socket dream.
© 1997 Jamie Zawinski <>

My teeth were out of socket.

In the waking world this doesn't make much sense, but at the time what it meant was that, for a number of my teeth, the ball-and-socket joints by which the teeth connected to the jaw were wedged into an unmovable, painful position.

It was excruciating.

I had only one option: grab a tooth. Pull. Hard. Then let go, and let it snap, slam back into place, and hope it reseated itself properly.

This, too, was excruciating.

And incredibly difficult; pulling the tooth out far enough to unwedge from its improper position was like trying to open a door in a hurricane: as soon as I let go, it ripped itself from my fingers.

Thinking about this later, I remembered the scene in Lethal Weapon where Mel Gibson is tied up under water, and has to dislocate his shoulder to get out. He later puts it back where it belongs by slamming his body into a wall. I found that I had a new sympathy for his character in that scene.

As with most of my tooth dreams, this one seemed absolutely, unquestionably real. But what was unusual about this one was that, upon waking, and having that familiar sense of relief at realizing that it was only a dream, I first noticed that my jaw hurt... a lot. Then I noticed that my pillow was soaked through with blood.

Then I woke up again.

My jaw still hurt, but my pillow was mercifully dry.

I can't offhand remember having had another nested dream like that, though one seem them all the time in movies... I wasn't sure they actually happened, much like the observation made in Living in Oblivion that all dream sequences seem to have dwarves in them, despite the fact that nobody, not even dwarves, actually have dreams with dwarves in them.

This dream was a week ago, but I've been thinking about it frequently. I can still hear the wet, sucking-pop that my teeth made when the pulled themselves home. I can feel it in my bones.

Which brings us to the Discovery Channel.

Normally, when I'm flipping channels and happen across scenes of surgery, I just keep right on going. Yes, I love horror movies, but that shit just gleeps me out way too much. It's just a little bit too personal.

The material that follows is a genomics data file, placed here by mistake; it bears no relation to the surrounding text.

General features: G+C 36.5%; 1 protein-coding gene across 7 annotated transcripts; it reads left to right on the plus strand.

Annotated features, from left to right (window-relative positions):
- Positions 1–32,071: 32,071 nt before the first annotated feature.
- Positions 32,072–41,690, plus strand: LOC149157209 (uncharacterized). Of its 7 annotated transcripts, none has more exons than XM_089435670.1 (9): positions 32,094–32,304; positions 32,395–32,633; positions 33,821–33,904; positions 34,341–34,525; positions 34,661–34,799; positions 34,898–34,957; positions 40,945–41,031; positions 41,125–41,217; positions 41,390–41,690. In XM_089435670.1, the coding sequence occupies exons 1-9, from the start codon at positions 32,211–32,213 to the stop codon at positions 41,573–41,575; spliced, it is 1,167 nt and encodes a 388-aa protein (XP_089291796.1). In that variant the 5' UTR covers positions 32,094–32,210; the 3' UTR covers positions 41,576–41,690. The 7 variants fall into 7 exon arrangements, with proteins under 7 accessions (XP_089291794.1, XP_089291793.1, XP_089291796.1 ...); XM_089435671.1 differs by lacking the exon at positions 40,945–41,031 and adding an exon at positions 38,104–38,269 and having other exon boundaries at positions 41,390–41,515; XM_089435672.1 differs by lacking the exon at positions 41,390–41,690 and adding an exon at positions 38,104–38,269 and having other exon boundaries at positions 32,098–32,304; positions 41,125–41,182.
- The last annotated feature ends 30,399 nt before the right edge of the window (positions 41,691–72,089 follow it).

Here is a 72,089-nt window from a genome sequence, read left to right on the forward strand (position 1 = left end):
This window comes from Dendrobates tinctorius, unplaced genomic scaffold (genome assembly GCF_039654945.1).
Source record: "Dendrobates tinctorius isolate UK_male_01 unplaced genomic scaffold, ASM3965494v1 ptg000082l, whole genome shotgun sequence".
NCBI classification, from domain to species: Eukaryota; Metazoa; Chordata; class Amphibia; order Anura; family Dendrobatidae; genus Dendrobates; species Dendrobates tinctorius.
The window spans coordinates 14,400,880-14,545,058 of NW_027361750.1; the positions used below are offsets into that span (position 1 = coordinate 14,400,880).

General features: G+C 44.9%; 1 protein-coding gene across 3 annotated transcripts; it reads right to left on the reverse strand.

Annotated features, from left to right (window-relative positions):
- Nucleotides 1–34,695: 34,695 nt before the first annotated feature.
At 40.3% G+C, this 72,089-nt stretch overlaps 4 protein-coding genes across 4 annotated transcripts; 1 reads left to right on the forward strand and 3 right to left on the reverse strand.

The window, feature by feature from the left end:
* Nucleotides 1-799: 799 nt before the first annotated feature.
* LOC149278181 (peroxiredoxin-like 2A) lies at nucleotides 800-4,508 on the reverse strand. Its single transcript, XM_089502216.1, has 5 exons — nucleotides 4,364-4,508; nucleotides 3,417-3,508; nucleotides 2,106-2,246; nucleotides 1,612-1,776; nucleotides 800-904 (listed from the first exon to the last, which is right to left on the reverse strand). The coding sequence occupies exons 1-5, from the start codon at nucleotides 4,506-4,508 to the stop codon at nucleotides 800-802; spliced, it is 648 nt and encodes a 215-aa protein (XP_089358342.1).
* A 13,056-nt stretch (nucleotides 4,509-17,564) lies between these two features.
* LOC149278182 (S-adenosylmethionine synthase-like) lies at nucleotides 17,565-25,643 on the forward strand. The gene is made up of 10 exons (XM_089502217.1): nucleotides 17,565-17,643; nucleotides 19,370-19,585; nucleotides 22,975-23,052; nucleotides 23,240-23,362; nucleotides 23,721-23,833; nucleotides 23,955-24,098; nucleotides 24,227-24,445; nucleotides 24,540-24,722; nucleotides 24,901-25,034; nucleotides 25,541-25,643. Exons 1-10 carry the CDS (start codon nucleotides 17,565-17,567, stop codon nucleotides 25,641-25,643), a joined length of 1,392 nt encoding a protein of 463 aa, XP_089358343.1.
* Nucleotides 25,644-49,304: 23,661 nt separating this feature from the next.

Yet, I sometimes find myself strangely compelled.

For example, one evening I was zooming by, and I saw a gloved hand pulling skin back over pale blue-and-white bone or cartilage. The hand was reaching under the skin to loosen it. I flipped away. It gnawed at me: what part of the body was that? I had to know. I flipped back. It was a knee. It had to be. They were opening up someone's knee. I flipped away. Was that a knee? I flipped back. I stared. I watched a finger move underneath skin that was not its own. I recognized the bony protrusion the finger was sliding up against, underneath the skin. It was a nose. I was looking down on someone's shaved head, with their skin peeled back, a doctor's hand feeling around underneath their face. I cried out, turned off the TV, and had a twitching fit of the willies.

Tonight there was a show on about a girl with a terrible underbite: her lower jaw stuck out far enough that when her mouth was closed, she could get two fingers between the gap in her teeth. Clean, pretty computer simulations showed how they intended to correct this, by cutting her upper and lower jaws into pieces, and rearranging the foundations of her face like a jigsaw puzzle.

I watched the whole thing. I couldn't stay away. Was it just some kind of monkey reflex, unable to look away from horror? Or was I subconsciously trying to get over this Tooth Thing by confronting my fears?

They sawed her jaw apart. It was still attached by skin and tendons and muscles at the front, and at the bottom (``I couldn't just take this out and hand it to somebody,'' the doctor said, as he wiggled the piece of bone around inside her mouth) and eventually they put it all back together, in a slightly different place, with screws. Phillips-head screws.

Before that, there was a moment when her lower jaw was wide open, but her teeth were together: her upper jaw was no longer attached to her skull, and a new bloody horizontal slash lay above her upper teeth, gaping open on her sinuses and nasal cavity.

When there was a place they couldn't reach through her mouth, they got to it by poking a small hole in her cheek, and stretching it open with a thin plastic tube. I wondered, does she get a trendy facial piercing out of the deal as well? Just then the doctor said that the hole would close up invisibly by the next day.

And, just as your auto mechanic might mention other things he might as well do ``as long as it's all apart,'' the doctor took out her wisdom teeth, just for the hell of it. But, since her jaw was in pieces, her upper jaw dangling away from its rightful place below the rest of her head, they took out the teeth from the top. ``This wouldn't really be a practical way to do it, normally,'' the doctor mentioned.

My dentist told me that I should have my wisdom teeth out. They're not causing a problem now, but they'll never come through. I plan on sticking to a non-aggression policy: as long as they leave me alone, I'll leave them alone.

[ up ]